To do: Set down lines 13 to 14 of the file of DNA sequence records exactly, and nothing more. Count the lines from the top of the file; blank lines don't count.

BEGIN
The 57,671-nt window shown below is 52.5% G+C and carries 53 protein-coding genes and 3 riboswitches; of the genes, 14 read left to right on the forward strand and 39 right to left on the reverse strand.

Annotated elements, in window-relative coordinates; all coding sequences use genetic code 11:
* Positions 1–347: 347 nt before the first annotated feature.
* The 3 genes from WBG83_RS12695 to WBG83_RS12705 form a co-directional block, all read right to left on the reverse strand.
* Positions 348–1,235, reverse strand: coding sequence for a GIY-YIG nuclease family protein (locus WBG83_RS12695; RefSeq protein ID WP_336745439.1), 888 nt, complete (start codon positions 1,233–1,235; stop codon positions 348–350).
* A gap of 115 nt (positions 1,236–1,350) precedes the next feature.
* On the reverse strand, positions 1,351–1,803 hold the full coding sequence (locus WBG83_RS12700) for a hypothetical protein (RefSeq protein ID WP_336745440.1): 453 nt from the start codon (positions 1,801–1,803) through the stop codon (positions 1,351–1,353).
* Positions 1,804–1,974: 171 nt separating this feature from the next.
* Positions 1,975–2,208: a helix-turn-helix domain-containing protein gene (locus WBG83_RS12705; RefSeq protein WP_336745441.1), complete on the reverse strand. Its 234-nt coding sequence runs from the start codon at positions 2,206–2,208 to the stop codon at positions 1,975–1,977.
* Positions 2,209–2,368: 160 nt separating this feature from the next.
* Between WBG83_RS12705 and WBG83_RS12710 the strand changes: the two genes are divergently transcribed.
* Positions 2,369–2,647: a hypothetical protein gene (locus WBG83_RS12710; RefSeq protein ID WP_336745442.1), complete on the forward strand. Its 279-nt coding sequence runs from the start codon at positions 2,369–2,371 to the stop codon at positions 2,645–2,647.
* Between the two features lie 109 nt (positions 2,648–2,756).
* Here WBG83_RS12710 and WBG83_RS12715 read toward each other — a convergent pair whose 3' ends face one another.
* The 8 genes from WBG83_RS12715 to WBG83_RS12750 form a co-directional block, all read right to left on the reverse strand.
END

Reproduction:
* Between the two features lie 109 nt (positions 2,648–2,756).
* Here WBG83_RS12710 and WBG83_RS12715 read toward each other — a convergent pair whose 3' ends face one another.